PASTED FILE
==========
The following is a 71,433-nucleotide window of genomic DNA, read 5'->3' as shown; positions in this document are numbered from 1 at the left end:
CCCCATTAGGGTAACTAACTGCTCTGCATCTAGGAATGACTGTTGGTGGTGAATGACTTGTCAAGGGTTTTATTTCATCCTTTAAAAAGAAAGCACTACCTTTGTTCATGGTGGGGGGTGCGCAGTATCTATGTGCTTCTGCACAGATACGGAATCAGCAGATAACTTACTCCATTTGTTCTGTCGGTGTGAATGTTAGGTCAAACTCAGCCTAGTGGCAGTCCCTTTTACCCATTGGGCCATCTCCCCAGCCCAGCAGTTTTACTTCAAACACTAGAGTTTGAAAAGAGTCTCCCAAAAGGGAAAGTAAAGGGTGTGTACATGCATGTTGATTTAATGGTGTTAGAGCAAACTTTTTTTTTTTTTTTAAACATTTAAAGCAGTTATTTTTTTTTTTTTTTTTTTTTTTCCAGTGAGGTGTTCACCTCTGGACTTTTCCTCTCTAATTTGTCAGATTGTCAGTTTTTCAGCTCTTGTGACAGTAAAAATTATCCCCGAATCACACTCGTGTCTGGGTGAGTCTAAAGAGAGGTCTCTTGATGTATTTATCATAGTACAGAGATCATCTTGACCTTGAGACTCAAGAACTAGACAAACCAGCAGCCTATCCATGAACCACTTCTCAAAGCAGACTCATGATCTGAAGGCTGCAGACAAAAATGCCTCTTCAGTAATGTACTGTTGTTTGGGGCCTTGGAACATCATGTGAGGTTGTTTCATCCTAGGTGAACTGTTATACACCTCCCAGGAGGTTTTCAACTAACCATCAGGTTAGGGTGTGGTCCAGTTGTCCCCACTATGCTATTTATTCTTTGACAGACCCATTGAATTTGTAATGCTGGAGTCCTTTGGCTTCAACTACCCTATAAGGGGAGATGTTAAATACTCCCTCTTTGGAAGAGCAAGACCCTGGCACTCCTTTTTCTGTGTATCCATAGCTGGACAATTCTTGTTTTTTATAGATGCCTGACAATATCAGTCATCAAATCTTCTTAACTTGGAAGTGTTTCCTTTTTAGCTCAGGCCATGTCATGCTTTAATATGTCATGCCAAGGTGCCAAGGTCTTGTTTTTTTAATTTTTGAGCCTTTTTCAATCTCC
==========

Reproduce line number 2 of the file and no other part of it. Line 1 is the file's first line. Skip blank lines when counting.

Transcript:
CCCCATTAGGGTAACTAACTGCTCTGCATCTAGGAATGACTGTTGGTGGTGAATGACTTGTCAAGGGTTTTATTTCATCCTTTAAAAAGAAAGCACTACCTTTGTTCATGGTGGGGGGTGCGCAGTATCTATGTGCTTCTGCACAGATACGGAATCAGCAGATAACTTACTCCATTTGTTCTGTCGGTGTGAATGTTAGGTCAAACTCAGCCTAGTGGCAGTCCCTTTTACCCATTGGGCCATCTCCCCAGCCCAGCAGTTTTACTTCAAACACTAGAGTTTGAAAAGAGTCTCCCAAAAGGGAAAGTAAAGGGTGTGTACATGCATGTTGATTTAATGGTGTTAGAGCAAACTTTTTTTTTTTTTTTAAACATTTAAAGCAGTTATTTTTTTTTTTTTTTTTTTTTTTCCAGTGAGGTGTTCACCTCTGGACTTTTCCTCTCTAATTTGTCAGATTGTCAGTTTTTCAGCTCTTGTGACAGTAAAAATTATCCCCGAATCACACTCGTGTCTGGGTGAGTCTAAAGAGAGGTCTCTTGATGTATTTATCATAGTACAGAGATCATCTTGACCTTGAGACTCAAGAACTAGACAAACCAGCAGCCTATCCATGAACCACTTCTCAAAGCAGACTCATGATCTGAAGGCTGCAGACAAAAATGCCTCTTCAGTAATGTACTGTTGTTTGGGGCCTTGGAACATCATGTGAGGTTGTTTCATCCTAGGTGAACTGTTATACACCTCCCAGGAGGTTTTCAACTAACCATCAGGTTAGGGTGTGGTCCAGTTGTCCCCACTATGCTATTTATTCTTTGACAGACCCATTGAATTTGTAATGCTGGAGTCCTTTGGCTTCAACTACCCTATAAGGGGAGATGTTAAATACTCCCTCTTTGGAAGAGCAAGACCCTGGCACTCCTTTTTCTGTGTATCCATAGCTGGACAATTCTTGTTTTTTATAGATGCCTGACAATATCAGTCATCAAATCTTCTTAACTTGGAAGTGTTTCCTTTTTAGCTCAGGCCATGTCATGCTTTAATATGTCATGCCAAGGTGCCAAGGTCTTGTTTTTTTAATTTTTGAGCCTTTTTCAATCTCC